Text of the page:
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volcanoes around the world

Volcanoes Around The World

"Hotspots" is the name given to volcanic provinces postulated to be formed by mantle plumes. These are postulated to comprise columns of hot material that rise from the core-mantle boundary. They are suggested to be hot, causing large-volume melting, and to be fixed in space. Because the tectonic plates move across them, each volcano becomes dormant after a while and a new volcano is then formed as the plate shifts over the postulated plume. The Hawaiian Islands have been suggested to have been formed in such a manner, as well as the Snake River Plain, with the Yellowstone Caldera being the part of the North American plate currently above the hot spot. This theory is currently under criticism, however.
Volcanic features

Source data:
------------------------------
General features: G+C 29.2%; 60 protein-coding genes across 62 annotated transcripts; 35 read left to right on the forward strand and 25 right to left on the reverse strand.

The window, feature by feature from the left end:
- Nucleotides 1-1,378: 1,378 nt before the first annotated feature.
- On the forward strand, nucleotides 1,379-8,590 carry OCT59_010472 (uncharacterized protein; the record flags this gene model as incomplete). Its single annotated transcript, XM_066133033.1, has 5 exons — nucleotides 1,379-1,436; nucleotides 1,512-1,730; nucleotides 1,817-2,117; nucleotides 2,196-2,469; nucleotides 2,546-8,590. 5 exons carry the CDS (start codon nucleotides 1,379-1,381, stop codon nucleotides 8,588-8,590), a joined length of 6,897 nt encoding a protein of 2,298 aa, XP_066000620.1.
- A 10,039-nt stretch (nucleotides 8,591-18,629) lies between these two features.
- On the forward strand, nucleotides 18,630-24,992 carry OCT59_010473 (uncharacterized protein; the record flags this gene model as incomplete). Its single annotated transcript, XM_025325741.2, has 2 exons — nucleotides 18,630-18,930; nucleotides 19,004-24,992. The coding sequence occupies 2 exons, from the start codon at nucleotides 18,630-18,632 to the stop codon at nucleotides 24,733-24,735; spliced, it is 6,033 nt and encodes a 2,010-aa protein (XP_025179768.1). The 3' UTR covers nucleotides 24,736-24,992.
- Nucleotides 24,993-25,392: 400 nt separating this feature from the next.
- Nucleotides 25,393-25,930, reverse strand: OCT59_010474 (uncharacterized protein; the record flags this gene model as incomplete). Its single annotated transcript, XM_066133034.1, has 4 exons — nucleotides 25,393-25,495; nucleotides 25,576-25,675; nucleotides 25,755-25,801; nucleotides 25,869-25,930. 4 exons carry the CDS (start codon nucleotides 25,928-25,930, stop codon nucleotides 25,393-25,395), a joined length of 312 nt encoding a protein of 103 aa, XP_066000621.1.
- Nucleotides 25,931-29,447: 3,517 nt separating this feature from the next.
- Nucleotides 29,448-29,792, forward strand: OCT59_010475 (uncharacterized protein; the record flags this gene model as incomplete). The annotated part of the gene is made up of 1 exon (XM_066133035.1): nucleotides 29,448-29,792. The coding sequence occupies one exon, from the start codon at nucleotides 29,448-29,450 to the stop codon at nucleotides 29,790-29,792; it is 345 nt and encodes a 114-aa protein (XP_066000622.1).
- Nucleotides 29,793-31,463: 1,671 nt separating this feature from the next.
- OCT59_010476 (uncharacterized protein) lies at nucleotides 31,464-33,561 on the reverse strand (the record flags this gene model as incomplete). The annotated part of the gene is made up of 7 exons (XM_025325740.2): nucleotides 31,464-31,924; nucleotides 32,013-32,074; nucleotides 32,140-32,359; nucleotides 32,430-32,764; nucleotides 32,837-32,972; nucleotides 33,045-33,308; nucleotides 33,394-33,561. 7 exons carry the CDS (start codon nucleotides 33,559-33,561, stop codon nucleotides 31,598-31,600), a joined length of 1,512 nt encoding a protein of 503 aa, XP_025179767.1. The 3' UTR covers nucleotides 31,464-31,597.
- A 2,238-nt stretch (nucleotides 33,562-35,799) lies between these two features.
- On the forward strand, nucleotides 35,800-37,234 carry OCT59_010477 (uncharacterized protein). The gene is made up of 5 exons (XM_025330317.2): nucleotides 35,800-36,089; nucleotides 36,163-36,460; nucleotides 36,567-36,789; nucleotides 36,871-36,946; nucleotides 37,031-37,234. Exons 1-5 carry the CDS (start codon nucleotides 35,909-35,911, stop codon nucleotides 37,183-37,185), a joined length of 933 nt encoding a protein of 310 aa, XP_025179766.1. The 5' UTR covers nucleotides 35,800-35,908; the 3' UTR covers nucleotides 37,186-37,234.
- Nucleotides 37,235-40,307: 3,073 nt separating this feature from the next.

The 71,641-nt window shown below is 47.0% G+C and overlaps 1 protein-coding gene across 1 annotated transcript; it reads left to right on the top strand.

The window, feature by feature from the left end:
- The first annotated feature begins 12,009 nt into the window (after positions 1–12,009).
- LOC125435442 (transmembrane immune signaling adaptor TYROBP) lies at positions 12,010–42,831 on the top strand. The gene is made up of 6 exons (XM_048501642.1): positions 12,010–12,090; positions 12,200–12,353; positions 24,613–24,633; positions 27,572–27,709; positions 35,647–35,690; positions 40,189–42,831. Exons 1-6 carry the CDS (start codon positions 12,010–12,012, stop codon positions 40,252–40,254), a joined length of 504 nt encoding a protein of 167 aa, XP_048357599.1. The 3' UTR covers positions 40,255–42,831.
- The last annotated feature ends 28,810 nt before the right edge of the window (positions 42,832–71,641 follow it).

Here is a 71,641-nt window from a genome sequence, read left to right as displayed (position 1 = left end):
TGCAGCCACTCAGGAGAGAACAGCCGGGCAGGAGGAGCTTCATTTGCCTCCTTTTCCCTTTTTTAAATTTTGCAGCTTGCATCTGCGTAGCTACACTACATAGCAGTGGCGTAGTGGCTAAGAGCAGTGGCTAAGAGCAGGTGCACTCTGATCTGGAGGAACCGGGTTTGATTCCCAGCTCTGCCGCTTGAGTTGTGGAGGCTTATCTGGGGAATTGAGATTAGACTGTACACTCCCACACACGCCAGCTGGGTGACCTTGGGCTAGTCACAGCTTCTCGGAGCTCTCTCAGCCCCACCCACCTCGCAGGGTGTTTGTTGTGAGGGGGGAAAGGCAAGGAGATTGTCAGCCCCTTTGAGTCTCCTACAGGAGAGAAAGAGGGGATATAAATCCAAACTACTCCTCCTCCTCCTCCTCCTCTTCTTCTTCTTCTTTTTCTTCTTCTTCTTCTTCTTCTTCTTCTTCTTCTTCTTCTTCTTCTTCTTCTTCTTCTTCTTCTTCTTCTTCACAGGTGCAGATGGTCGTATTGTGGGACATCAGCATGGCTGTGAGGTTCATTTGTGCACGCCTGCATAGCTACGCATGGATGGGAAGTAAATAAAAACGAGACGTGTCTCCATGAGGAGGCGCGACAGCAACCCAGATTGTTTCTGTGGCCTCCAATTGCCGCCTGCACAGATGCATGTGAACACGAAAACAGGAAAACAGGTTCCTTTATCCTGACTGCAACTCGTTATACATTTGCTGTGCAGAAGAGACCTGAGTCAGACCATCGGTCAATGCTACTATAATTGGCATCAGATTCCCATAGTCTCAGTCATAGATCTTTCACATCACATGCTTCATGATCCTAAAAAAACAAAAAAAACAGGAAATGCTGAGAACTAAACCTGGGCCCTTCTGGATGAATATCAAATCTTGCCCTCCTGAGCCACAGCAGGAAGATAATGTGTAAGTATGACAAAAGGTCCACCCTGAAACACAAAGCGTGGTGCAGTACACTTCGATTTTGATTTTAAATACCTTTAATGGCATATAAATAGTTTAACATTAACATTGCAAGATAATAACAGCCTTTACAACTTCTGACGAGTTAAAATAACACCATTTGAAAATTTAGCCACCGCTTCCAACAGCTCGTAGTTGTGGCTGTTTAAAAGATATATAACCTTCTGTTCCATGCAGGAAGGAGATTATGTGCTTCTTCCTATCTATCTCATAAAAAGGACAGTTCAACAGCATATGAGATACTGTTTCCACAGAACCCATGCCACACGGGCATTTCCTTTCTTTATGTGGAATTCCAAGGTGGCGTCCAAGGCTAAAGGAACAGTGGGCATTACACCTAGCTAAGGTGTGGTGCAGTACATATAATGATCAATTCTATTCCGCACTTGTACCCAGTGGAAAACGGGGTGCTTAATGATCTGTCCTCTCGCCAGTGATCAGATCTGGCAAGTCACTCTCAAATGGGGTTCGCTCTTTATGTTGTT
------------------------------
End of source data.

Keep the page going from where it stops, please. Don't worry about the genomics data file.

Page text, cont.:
The most common perception of a volcano is of a conical mountain, spewing lava and poisonous gases from a crater at its summit. This describes just one of many types of volcano, and the features of volcanoes are much more complicated. The structure and behavior of volcanoes depends on a number of factors. Some volcanoes have rugged peaks formed by lava domes rather than a summit crater, whereas others present landscape features such as massive plateaus. Vents that issue volcanic material (lava, which is what magma is called once it has escaped to the surface, and ash) and gases (mainly steam and magmatic gases) can be located anywhere on the landform. Many of these vents give rise to smaller cones such as Puʻu ʻŌʻō on a flank of Hawaii's Kīlauea.

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